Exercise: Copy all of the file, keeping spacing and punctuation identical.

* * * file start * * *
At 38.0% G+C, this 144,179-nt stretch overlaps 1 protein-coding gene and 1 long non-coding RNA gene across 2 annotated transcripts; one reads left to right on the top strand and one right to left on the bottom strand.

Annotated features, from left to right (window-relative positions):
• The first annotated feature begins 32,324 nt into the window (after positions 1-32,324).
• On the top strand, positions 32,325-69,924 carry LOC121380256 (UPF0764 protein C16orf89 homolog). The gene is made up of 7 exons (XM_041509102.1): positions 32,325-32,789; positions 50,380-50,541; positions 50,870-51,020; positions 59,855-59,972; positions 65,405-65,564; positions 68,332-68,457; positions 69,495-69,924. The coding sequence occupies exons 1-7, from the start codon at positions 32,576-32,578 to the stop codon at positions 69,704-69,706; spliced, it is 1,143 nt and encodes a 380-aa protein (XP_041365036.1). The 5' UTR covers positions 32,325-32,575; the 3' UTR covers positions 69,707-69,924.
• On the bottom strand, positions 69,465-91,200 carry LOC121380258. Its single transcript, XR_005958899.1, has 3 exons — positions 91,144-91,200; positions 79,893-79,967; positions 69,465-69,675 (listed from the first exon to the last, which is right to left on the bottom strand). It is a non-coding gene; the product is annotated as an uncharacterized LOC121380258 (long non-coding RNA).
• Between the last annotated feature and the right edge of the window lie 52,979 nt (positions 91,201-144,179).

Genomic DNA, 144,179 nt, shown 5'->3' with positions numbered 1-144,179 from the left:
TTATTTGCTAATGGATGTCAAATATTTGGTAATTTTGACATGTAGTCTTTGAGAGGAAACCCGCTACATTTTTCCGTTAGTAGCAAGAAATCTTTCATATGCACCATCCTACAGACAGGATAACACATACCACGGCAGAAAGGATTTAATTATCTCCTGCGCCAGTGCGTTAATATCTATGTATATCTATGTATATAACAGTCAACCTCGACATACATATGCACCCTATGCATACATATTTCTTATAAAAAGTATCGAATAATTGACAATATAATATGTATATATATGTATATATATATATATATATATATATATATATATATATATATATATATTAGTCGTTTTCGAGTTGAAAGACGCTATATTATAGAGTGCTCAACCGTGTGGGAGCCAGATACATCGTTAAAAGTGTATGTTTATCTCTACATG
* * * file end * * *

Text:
At 38.0% G+C, this 144,179-nt stretch overlaps 1 protein-coding gene and 1 long non-coding RNA gene across 2 annotated transcripts; one reads left to right on the top strand and one right to left on the bottom strand.

Annotated features, from left to right (window-relative positions):
• The first annotated feature begins 32,324 nt into the window (after positions 1-32,324).
• On the top strand, positions 32,325-69,924 carry LOC121380256 (UPF0764 protein C16orf89 homolog). The gene is made up of 7 exons (XM_041509102.1): positions 32,325-32,789; positions 50,380-50,541; positions 50,870-51,020; positions 59,855-59,972; positions 65,405-65,564; positions 68,332-68,457; positions 69,495-69,924. The coding sequence occupies exons 1-7, from the start codon at positions 32,576-32,578 to the stop codon at positions 69,704-69,706; spliced, it is 1,143 nt and encodes a 380-aa protein (XP_041365036.1). The 5' UTR covers positions 32,325-32,575; the 3' UTR covers positions 69,707-69,924.
• On the bottom strand, positions 69,465-91,200 carry LOC121380258. Its single transcript, XR_005958899.1, has 3 exons — positions 91,144-91,200; positions 79,893-79,967; positions 69,465-69,675 (listed from the first exon to the last, which is right to left on the bottom strand). It is a non-coding gene; the product is annotated as an uncharacterized LOC121380258 (long non-coding RNA).
• Between the last annotated feature and the right edge of the window lie 52,979 nt (positions 91,201-144,179).

Genomic DNA, 144,179 nt, shown 5'->3' with positions numbered 1-144,179 from the left:
TTATTTGCTAATGGATGTCAAATATTTGGTAATTTTGACATGTAGTCTTTGAGAGGAAACCCGCTACATTTTTCCGTTAGTAGCAAGAAATCTTTCATATGCACCATCCTACAGACAGGATAACACATACCACGGCAGAAAGGATTTAATTATCTCCTGCGCCAGTGCGTTAATATCTATGTATATCTATGTATATAACAGTCAACCTCGACATACATATGCACCCTATGCATACATATTTCTTATAAAAAGTATCGAATAATTGACAATATAATATGTATATATATGTATATATATATATATATATATATATATATATATATATATATATATATTAGTCGTTTTCGAGTTGAAAGACGCTATATTATAGAGTGCTCAACCGTGTGGGAGCCAGATACATCGTTAAAAGTGTATGTTTATCTCTACATG